- Two subjects of interest in 1992 homicide to take polygraph tests (1/15/17)8
- Obama shortens sentence of inmate from Cape (1/19/17)9
- Business notebook: Jackson salon owner also opens a clothing store (1/16/17)
- Area hospitals hope a box helps prevent infant deaths (1/19/17)6
- Cape SportsPlex contractor offers a look at the project (1/15/17)14
- Meat-processing plant faces $70K penalty for Clean Water Act violations (1/17/17)4
- Southeast to lose $3.5 million from state in budget cuts (1/18/17)21
- Subjects of interest in 1992 killing take polygraph tests; results not revealed (1/18/17)2
- Governor cuts $146 million, colleges take hit (1/17/17)
- Southern Bank announces merger with Capaha Bank (1/15/17)
World digest 10/05/02
Prosecutors: Terrorists planned to blow up jet
PARIS -- French prosecutors believe terrorists wanted to blow up a Moroccan passenger jet last week, judicial officials said Friday.
Anti-terrorism prosecutors opened a criminal investigation Friday following the discovery of explosives on a Royal Air Maroc airplane after it landed in eastern France on Sept. 25.
The inquiry is for "attempted murder and attempt to destroy an aircraft in relation with a terrorist network," the officials said, speaking on customary condition of anonymity.
There was no detonator attached to the 3 1/2 ounces of explosives. It remains unclear how or when the explosives were brought onboard.
Kurdish factions meet in rare show of unity
IRBIL, Iraq -- Lawmakers from rival Iraqi Kurdish factions met for the first time in eight years Friday in a rare show of political unity ahead of a possible U.S. attack on Iraq.
The Kurdistan National Assembly session brought together legislators from the Patriotic Union of Kurdistan and the Kurdistan Democratic Party, as well as representatives of northern Iraq's Christian minority.
The assembly was elected in 1992, but this was the first time the full 105-seat chamber has met since 1994, when political tension between the two parties' leaders exploded into a four-year civil war.
Northern Iraq has been under U.S.-British aerial protection since shortly after 1991 Gulf War, when the Iraqi army suppressed revolts by the Kurds and Shiites in the south.
Nepal's king fires prime minister, Cabinet
KATMANDU, Nepal -- Nepal's king fired the prime minister and disbanded his Cabinet on Friday -- the first time since the end of the absolute monarchy in 1990 that a Nepalese king has ousted an elected government and its leader.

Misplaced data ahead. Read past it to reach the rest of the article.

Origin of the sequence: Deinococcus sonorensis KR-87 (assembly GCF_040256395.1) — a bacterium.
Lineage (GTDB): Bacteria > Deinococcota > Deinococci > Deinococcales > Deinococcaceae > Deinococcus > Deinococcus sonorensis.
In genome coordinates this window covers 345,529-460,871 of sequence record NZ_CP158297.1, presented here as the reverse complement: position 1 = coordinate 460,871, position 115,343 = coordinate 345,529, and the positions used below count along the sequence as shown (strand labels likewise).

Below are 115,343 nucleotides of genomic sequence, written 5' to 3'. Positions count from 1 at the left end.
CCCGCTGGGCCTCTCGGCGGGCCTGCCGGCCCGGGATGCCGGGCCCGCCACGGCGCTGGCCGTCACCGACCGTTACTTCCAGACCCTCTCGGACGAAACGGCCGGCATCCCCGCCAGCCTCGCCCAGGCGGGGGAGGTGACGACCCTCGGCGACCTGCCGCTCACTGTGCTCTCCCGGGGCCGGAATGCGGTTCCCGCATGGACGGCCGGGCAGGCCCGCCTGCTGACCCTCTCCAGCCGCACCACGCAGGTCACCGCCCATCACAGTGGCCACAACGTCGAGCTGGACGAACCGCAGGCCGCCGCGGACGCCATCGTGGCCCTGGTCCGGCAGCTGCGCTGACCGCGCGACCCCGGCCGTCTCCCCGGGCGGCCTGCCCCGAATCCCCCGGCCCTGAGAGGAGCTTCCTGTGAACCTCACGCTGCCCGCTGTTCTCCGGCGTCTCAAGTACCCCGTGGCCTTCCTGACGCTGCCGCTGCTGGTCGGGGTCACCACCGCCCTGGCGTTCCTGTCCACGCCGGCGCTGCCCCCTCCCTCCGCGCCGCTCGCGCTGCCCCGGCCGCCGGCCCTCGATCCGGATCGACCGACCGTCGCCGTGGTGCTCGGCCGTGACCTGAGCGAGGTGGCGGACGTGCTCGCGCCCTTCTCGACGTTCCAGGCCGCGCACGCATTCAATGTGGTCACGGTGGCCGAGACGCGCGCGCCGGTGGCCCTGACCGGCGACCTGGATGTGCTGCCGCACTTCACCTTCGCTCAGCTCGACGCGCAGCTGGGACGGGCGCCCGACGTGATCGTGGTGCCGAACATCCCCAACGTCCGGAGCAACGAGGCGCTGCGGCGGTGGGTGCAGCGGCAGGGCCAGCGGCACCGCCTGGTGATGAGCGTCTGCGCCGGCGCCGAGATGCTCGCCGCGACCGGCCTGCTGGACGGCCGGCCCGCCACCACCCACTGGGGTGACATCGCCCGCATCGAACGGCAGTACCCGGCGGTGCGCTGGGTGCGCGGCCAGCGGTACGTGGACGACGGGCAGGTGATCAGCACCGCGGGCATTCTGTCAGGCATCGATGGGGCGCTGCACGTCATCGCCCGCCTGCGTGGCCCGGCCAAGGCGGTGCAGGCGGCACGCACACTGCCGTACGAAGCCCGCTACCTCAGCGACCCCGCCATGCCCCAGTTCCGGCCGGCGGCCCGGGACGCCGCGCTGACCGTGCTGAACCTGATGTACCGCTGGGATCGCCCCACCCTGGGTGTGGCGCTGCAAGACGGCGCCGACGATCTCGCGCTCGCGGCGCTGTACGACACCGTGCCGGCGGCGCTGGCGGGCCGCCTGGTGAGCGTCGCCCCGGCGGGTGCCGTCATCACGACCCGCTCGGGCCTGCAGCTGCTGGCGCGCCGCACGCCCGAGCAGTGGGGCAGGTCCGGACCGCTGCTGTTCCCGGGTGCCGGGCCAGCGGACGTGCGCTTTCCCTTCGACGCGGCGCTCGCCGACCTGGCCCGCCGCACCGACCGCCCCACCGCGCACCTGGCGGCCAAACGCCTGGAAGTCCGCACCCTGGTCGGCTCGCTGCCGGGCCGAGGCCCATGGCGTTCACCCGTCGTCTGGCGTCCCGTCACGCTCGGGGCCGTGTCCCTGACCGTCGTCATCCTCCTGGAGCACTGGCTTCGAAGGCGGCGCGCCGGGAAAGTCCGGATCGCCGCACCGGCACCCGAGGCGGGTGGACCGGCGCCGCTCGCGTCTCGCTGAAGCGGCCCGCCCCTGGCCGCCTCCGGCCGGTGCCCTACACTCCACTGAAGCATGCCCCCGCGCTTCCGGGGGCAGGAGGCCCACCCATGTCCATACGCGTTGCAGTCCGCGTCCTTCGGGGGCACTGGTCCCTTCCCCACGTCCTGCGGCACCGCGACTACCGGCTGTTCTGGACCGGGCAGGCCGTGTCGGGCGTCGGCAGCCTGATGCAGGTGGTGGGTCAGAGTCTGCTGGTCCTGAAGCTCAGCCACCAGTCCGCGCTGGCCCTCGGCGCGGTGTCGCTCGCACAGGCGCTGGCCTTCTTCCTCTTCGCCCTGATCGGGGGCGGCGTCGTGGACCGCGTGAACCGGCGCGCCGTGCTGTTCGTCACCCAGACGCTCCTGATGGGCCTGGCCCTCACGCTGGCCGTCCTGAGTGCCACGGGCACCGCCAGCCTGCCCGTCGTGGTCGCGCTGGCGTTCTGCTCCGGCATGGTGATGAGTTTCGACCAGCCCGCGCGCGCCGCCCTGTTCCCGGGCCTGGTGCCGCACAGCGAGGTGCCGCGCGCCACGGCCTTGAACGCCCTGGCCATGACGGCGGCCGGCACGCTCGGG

King Gyanendra's announcement, made over state-run Radio Nepal, came a day after Prime Minister Sher Bahadur Deuba asked the monarch to postpone November's parliamentary elections by one year because of concerns about attacks by rebels.
In his radio speech, the king said he also was postponing the Nov. 13 elections and would temporarily hold executive powers until a new government is formed.
The king normally holds little power to influence day-to-day affairs of the government. At times of political crisis, however, Nepal's Constitution allows him to overrule the recommendations of an elected government and even remove the prime minister and disband his Cabinet.
Trial of IRA-linked men in Colombia postponed
BOGOTA, Colombia -- The trial of three men accused of training insurgents in explosives and other terrorist techniques was delayed Friday, according to a Colombian prosecutor.
The men -- James Monaghan, Niall Connolly and Martin McCauley -- refused to be moved from their prison cells to the courthouse Friday, saying they feared for their safety, according to a prison spokeswoman.
Friday's hearing was postponed until Oct. 16, said prosecutor Carlos Sanchez. It was not immediately clear if the delay was linked to the defendants' refusal to appear at the trial.
U.N. says Britain should repeal spanking law
GENEVA -- Britain should repeal a 142-year-old law giving parents the right to spank their children because it violates an international treaty, a United Nations committee said Friday.
The U.N. Committee on the Rights of the Child, which oversees a 1989 accord protecting youngsters, called for the repeal of an 1860 law that allows parents to use "reasonable chastisement" to punish their children.
In London, Britain's Home Office denied the law gave a green light to violence against children.
"The law only allows what is reasonable in terms of the physical punishment of children and does not permit child abuse," it said in a statement.
-- From wire reports